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Cab Medallions in Chicago, Once Worth $360K, Now Selling for $240K

By Ted Cox | October 2, 2015 1:18pm | Updated on October 2, 2015 1:42pm
 Taxi file photo
Taxi file photo
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Creative Commons/Mark Tarlock

CITY HALL — The value of a taxi medallion in Chicago is falling, city officials say, the victim of upstart ride-hailing firms such as Uber and Lyft.

"We have a problem," Ald. Anthony Beale (9th) said at a budget hearing Friday.

Beale said that the value of the city's 6,900 taxi medallions peaked at $360,000. Commissioner Maria Guerra Lapacek, head of the Department of Business Affairs and Consumer Protection,

Lapacek said 12 sold in transfers this year averaged $240,000, adding that 74 medallions are currently in foreclosure.

"Now you can't give a medallion away," Beale said.

Lapacek got caught in the crossfire Friday between cabbies and ride-hailing drivers, as both sides turned out in force for her budget hearing, with taxi advocates in the majority in the City Council gallery.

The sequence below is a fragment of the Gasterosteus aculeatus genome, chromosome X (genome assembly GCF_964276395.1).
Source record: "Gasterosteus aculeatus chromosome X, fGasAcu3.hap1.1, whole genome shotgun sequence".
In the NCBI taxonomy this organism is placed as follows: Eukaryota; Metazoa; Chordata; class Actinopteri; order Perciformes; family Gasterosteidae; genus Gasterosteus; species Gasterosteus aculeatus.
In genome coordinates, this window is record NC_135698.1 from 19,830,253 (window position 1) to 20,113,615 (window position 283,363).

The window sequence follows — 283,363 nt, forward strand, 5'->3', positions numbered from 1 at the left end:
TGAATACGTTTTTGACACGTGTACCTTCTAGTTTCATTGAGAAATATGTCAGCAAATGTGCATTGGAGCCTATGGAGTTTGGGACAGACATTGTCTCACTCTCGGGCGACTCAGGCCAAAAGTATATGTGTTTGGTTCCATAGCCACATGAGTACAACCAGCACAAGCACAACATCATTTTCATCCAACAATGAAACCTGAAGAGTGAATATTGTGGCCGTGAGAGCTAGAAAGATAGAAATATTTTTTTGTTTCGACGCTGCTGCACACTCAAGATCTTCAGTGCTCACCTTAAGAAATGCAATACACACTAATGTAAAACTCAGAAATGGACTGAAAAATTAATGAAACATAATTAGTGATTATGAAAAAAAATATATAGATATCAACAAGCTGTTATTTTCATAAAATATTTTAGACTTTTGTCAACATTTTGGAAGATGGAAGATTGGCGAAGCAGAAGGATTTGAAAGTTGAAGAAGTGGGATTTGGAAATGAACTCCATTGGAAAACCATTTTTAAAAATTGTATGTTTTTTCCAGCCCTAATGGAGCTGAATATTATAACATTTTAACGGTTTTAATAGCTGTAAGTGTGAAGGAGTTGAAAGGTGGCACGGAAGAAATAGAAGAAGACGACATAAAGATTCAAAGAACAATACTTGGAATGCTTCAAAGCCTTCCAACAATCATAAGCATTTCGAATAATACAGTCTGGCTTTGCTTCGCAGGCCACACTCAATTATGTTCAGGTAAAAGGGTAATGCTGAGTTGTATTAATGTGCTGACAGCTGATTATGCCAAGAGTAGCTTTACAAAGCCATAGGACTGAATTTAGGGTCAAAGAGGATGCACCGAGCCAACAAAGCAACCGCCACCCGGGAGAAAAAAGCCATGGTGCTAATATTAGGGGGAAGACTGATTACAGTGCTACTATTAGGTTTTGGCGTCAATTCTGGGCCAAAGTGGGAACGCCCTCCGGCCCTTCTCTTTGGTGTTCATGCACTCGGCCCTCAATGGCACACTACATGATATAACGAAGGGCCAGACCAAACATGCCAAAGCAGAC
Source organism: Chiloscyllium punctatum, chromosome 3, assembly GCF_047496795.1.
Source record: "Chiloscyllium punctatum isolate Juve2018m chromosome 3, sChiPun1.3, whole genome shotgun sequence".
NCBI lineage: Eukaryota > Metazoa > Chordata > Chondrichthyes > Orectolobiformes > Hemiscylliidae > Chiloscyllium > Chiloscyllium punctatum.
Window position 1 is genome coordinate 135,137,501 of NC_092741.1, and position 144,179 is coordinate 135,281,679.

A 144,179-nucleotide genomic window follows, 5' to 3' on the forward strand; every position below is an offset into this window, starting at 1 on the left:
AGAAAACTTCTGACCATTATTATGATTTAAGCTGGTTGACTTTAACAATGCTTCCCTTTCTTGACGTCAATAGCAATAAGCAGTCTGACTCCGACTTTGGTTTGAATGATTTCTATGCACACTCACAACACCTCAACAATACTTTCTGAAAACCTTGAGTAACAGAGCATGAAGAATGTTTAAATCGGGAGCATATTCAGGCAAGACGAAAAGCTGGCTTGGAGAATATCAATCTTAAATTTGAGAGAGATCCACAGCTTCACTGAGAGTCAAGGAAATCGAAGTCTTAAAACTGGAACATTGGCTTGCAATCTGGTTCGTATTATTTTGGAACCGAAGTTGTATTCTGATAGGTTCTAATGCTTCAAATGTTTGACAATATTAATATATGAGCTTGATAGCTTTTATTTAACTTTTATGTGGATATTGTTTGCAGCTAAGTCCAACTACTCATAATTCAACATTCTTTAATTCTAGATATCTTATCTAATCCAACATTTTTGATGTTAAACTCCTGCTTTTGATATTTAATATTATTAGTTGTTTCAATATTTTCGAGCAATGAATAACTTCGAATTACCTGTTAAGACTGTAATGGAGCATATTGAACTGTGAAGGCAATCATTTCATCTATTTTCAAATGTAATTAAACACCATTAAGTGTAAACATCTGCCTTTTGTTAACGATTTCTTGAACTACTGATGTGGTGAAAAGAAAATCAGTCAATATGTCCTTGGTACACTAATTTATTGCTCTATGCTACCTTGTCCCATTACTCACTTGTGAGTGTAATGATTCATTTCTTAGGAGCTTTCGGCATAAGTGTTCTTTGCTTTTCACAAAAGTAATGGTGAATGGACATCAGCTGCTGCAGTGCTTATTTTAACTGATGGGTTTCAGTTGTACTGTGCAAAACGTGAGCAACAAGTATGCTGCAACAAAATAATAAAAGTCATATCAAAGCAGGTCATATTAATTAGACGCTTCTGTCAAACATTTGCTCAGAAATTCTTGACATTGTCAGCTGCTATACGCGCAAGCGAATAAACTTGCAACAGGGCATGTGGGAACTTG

Beale (9th), chairman of the Transportation Committee, called for "fairness" between the established taxi industry and ride-hailing firms.

The alderman suggested increasing a proposed 50-cent-a-ride surcharge on both cabs and ride-hailing trips to $1 for the latter, also known as Transportation Network Providers. He repeated his proposal that it could enable the city to withdraw proposals for a fee on garbage collection.

Beale also said calling for ride-hailing drivers to have a chauffeur's license would generate another $12 million.

Taxi drivers cheered Beale and others who supported them, but Ald. Joe Moreno (1st) played to the other side.

"I think you've been unfairly criticized today," he told Lapacek, asking how many complaints were made about each side.

Lapacek said her department received 13 complaints on ride-hailing drivers last year and 6,000 about cabs — producing applause from ride-hailing drivers and boos from cabbies.

Ald. Jason Ervin (28th), vice chairman of the Budget Committee, who ran the hearing in the absence of Ald. Carrie Austin (34th), warned both sides not to cheer or jeer or that he'd clear the gallery.

Austin came in at the end of the morning hearing and scolded aldermen for ambushing Lapacek when they could have taken up their issues on taxis in private.

"Everybody wants to showboat," Austin said, adding that they'd answer to her if they ever treated the commissioner the same way again.

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